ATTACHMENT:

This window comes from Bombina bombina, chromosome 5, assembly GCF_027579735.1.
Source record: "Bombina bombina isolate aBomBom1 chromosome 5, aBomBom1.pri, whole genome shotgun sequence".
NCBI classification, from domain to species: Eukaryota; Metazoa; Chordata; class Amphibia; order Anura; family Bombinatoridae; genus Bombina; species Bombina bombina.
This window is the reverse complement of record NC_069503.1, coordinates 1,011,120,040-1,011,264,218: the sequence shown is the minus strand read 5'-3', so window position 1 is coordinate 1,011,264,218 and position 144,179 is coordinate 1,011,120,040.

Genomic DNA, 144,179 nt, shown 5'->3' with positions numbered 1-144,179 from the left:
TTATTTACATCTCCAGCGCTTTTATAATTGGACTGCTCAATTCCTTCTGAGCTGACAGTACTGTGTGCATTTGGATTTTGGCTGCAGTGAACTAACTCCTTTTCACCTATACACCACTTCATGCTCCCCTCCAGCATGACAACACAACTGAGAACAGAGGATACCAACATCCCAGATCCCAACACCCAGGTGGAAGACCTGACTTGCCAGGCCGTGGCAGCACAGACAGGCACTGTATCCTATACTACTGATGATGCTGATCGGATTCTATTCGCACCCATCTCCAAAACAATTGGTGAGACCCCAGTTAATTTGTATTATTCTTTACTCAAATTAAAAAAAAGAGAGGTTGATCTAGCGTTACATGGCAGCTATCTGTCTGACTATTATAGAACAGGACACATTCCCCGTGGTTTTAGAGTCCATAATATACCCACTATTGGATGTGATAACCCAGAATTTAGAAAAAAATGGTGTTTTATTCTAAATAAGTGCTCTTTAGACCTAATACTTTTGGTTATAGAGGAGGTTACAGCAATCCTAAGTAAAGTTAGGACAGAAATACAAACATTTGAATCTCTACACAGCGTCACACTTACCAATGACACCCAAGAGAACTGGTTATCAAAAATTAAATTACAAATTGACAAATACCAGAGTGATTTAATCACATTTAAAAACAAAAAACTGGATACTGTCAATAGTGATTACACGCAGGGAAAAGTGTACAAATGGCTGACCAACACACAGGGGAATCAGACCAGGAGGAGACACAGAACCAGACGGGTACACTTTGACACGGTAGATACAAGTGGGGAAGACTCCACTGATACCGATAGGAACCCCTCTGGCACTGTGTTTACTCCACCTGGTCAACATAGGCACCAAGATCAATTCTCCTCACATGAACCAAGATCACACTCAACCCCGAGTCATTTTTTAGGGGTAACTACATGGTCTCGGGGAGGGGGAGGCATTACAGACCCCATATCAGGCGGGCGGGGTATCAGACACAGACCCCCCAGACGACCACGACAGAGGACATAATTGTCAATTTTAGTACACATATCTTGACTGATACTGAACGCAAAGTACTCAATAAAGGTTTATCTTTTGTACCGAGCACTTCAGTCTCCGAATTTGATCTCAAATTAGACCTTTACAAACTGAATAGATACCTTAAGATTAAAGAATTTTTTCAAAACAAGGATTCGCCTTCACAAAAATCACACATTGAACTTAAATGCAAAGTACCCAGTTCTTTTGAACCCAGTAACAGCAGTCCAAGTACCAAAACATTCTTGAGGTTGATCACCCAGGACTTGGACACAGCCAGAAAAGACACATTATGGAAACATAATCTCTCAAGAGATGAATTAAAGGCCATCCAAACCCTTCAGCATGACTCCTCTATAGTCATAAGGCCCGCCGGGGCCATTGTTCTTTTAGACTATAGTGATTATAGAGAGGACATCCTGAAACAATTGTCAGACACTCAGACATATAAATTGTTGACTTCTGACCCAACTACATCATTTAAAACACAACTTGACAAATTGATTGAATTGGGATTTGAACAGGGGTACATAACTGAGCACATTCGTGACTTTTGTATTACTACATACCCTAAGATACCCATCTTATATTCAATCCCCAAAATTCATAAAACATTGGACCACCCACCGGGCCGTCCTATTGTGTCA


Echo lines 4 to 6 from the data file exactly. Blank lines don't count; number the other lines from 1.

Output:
This window is the reverse complement of record NC_069503.1, coordinates 1,011,120,040-1,011,264,218: the sequence shown is the minus strand read 5'-3', so window position 1 is coordinate 1,011,264,218 and position 144,179 is coordinate 1,011,120,040.

Genomic DNA, 144,179 nt, shown 5'->3' with positions numbered 1-144,179 from the left:
TTATTTACATCTCCAGCGCTTTTATAATTGGACTGCTCAATTCCTTCTGAGCTGACAGTACTGTGTGCATTTGGATTTTGGCTGCAGTGAACTAACTCCTTTTCACCTATACACCACTTCATGCTCCCCTCCAGCATGACAACACAACTGAGAACAGAGGATACCAACATCCCAGATCCCAACACCCAGGTGGAAGACCTGACTTGCCAGGCCGTGGCAGCACAGACAGGCACTGTATCCTATACTACTGATGATGCTGATCGGATTCTATTCGCACCCATCTCCAAAACAATTGGTGAGACCCCAGTTAATTTGTATTATTCTTTACTCAAATTAAAAAAAAGAGAGGTTGATCTAGCGTTACATGGCAGCTATCTGTCTGACTATTATAGAACAGGACACATTCCCCGTGGTTTTAGAGTCCATAATATACCCACTATTGGATGTGATAACCCAGAATTTAGAAAAAAATGGTGTTTTATTCTAAATAAGTGCTCTTTAGACCTAATACTTTTGGTTATAGAGGAGGTTACAGCAATCCTAAGTAAAGTTAGGACAGAAATACAAACATTTGAATCTCTACACAGCGTCACACTTACCAATGACACCCAAGAGAACTGGTTATCAAAAATTAAATTACAAATTGACAAATACCAGAGTGATTTAATCACATTTAAAAACAAAAAACTGGATACTGTCAATAGTGATTACACGCAGGGAAAAGTGTACAAATGGCTGACCAACACACAGGGGAATCAGACCAGGAGGAGACACAGAACCAGACGGGTACACTTTGACACGGTAGATACAAGTGGGGAAGACTCCACTGATACCGATAGGAACCCCTCTGGCACTGTGTTTACTCCACCTGGTCAACATAGGCACCAAGATCAATTCTCCTCACATGAACCAAGATCACACTCAACCCCGAGTCATTTTTTAGGGGTAACTACATGGTCTCGGGGAGGGGGAGGCATTACAGACCCCATATCAGGCGGGCGGGGTATCAGACACAGACCCCCCAGACGACCACGACAGAGGACATAATTGTCAATTTTAGTACACATATCTTGACTGATACTGAACGCAAAGTACTCAATAAAGGTTTATCTTTTGTACCGAGCACTTCAGTCTCCGAATTTGATCTCAAATTAGACCTTTACAAACTGAATAGATACCTTAAGATTAAAGAATTTTTTCAAAACAAGGATTCGCCTTCACAAAAATCACACATTGAACTTAAATGCAAAGTACCCAGTTCTTTTGAACCCAGTAACAGCAGTCCAAGTACCAAAACATTCTTGAGGTTGATCACCCAGGACTTGGACACAGCCAGAAAAGACACATTATGGAAACATAATCTCTCAAGAGATGAATTAAAGGCCATCCAAACCCTTCAGCATGACTCCTCTATAGTCATAAGGCCCGCCGGGGCCATTGTTCTTTTAGACTATAGTGATTATAGAGAGGACATCCTGAAACAATTGTCAGACACTCAGACATATAAATTGTTGACTTCTGACCCAACTACATCATTTAAAACACAACTTGACAAATTGATTGAATTGGGATTTGAACAGGGGTACATAACTGAGCACATTCGTGACTTTTGTATTACTACATACCCTAAGATACCCATCTTATATTCAATCCCCAAAATTCATAAAACATTGGACCACCCACCGGGCCGTCCTATTGTGTCA